Caitlin Kennell Kim is a full-time baby wrangler, writer, and ponderer of all things theological. She earned her Masters of Divinity in Pastoral Ministry and Theology from Union Theological Seminary in New York City. She currently lives in Northeast Ohio with her husband and their four small children.
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Please note that the editorial staff reserves the right to not post comments it deems to be inappropriate and/or malicious in nature, as well as edit comments for length, clarity and fairness.
  • Sr Elizabeth

    Thank you Caitlin for a beautifully insightful, inspiring and well-written piece! I can also really relate to you as having being brought up a Protestant, Catholic at school, gone through a lot of religious/spiritual searching, then came back to the Catholic Church, theology degree and become a Sister. I appreciate how in your conversion story you haven’t belittled the Protestant faith at all, just stated what you have found to be true in the Catholic. It is always a delicate matter converting and remaining open to dialogue and gratitude for our God-given differences. God bless!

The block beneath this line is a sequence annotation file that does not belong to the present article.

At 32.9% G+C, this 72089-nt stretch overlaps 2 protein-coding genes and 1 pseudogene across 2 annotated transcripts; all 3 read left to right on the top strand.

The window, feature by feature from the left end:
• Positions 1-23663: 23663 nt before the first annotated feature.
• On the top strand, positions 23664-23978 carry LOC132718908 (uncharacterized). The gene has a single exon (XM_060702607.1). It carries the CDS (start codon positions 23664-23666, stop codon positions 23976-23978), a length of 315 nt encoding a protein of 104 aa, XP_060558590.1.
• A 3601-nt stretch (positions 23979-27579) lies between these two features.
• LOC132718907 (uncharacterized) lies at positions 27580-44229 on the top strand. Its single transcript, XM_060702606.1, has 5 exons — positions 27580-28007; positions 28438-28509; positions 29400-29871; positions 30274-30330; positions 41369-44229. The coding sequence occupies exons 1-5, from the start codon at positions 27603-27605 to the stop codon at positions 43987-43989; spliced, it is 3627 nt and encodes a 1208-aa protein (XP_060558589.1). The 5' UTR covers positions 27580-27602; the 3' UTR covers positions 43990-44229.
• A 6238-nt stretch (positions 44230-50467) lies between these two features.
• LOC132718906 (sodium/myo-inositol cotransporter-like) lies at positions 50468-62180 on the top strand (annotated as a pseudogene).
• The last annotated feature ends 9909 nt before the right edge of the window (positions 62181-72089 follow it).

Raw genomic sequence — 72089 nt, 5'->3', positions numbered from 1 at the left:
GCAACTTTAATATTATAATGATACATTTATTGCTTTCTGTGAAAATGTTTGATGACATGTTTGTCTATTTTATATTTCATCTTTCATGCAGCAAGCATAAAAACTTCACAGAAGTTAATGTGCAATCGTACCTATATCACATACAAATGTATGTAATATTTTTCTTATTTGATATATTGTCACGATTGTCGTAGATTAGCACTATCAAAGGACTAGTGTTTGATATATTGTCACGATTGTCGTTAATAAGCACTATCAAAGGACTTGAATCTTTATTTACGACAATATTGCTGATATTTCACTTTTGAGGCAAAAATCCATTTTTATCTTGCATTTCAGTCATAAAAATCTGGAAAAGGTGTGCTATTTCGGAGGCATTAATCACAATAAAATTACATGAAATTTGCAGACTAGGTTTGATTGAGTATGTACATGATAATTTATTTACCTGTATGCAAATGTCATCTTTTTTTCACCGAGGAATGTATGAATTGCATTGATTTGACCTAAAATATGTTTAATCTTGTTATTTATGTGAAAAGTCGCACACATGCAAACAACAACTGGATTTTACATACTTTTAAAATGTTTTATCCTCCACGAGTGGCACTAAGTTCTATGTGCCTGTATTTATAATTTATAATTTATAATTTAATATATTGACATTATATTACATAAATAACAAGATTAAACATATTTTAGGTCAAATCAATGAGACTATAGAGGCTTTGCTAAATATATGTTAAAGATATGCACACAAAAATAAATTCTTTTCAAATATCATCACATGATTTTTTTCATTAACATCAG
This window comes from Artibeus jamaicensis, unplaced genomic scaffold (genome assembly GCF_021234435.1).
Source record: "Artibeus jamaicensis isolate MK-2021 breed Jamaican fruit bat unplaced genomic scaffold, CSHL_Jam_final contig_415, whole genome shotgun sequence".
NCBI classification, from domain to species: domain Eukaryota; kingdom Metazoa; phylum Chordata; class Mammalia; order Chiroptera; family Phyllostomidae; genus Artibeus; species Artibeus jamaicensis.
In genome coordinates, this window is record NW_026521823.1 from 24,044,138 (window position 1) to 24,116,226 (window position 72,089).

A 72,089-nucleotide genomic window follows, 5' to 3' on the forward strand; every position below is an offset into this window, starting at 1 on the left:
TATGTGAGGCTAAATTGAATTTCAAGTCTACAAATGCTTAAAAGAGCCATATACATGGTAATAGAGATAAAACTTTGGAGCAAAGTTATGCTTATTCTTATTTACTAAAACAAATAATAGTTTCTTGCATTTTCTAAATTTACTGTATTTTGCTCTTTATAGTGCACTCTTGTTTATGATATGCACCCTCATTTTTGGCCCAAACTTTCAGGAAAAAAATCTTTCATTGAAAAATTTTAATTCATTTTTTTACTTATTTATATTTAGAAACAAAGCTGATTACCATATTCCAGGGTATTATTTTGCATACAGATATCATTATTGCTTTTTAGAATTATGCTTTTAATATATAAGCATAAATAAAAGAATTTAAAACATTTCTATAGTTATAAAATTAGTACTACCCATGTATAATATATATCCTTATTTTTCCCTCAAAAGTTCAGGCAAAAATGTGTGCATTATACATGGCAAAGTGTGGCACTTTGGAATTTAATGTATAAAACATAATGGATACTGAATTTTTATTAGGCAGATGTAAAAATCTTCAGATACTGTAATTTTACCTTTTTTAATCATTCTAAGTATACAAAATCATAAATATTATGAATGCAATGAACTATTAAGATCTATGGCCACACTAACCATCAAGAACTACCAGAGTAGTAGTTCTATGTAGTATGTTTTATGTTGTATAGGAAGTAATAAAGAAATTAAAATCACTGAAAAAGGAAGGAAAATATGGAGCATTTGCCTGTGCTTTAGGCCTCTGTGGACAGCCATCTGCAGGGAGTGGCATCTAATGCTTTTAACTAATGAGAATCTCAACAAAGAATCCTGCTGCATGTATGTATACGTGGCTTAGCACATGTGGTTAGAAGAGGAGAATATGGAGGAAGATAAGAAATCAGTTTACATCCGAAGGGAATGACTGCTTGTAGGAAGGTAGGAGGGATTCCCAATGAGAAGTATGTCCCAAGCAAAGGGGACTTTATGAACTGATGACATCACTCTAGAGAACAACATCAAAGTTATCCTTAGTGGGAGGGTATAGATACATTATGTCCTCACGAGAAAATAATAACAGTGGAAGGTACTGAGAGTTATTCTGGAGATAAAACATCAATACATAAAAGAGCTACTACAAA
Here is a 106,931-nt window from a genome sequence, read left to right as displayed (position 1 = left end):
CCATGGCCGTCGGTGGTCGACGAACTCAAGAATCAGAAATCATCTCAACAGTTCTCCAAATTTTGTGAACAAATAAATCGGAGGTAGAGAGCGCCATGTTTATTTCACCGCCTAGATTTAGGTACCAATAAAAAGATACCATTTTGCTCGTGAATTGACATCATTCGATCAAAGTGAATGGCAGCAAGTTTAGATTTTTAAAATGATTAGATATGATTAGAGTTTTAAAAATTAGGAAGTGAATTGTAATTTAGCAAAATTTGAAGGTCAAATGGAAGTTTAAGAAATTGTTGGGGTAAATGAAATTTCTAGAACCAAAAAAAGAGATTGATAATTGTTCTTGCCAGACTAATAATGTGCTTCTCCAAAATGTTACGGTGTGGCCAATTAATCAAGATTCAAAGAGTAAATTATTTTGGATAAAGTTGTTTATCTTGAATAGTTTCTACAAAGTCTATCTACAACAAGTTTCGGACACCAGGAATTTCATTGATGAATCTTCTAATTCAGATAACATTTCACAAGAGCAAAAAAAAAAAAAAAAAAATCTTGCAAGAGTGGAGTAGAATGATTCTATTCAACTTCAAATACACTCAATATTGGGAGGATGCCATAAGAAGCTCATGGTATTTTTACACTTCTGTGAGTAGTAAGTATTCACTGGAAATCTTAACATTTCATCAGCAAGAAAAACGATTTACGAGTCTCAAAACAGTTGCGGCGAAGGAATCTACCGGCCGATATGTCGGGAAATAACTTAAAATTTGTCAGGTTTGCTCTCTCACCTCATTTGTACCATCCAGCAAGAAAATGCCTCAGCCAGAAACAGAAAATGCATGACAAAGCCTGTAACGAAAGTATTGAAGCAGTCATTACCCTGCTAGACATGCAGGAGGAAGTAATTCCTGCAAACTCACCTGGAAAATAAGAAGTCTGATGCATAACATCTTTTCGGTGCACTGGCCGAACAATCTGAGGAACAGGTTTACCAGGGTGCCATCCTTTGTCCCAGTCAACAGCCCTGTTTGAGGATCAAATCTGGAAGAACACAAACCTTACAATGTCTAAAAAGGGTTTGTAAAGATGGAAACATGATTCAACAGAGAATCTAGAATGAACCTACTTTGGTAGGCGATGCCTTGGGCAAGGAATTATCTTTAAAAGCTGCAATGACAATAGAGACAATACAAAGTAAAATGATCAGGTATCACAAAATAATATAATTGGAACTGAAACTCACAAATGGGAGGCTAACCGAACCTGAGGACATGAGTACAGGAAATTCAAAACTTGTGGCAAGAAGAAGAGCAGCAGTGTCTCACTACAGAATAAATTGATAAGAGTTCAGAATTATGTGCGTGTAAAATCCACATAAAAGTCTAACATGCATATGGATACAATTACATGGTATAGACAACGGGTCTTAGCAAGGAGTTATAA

• Andy

    Very interesting article but when you say things like ‘ fierce and radiant queen’ I realise that even tho I love the Catholic Church and have been going to mass for years there’s still a part or my heart that seems destined to always be Protestant…. No offence intended.

  • Gretchen

    Well done dear one.

  • Caitlin Kennell Kim

    Hi, Abiga! Thanks for sharing this. I’ll offer my daily rosary for them today. Please pray for me too. God bless you!

  • Abiga

    You have given me hope,tonight. Hope for my son and daughter’s conversion. I love my Lord Jesus, so very much.My greatest wish is for my children and grandchildren to fall in love with Jesus. Great conversion story. Thanks for sharing . Please pray for them. their names are: Soraya, Abby, Erick, Jonah and Juliette. Blessings.

  • Abiga

    You have given me hope,tonight. Hope for my son and daughter’s conversion. I love my Lord Jesus, so very much.My greatest wish is for my children and grandchildren to fall in love with Jesus. Great conversion story. Thanks for sharing . Please pray for them. their names are: Soraya, Abby, Erick, Jonah and Juliette. Blessings.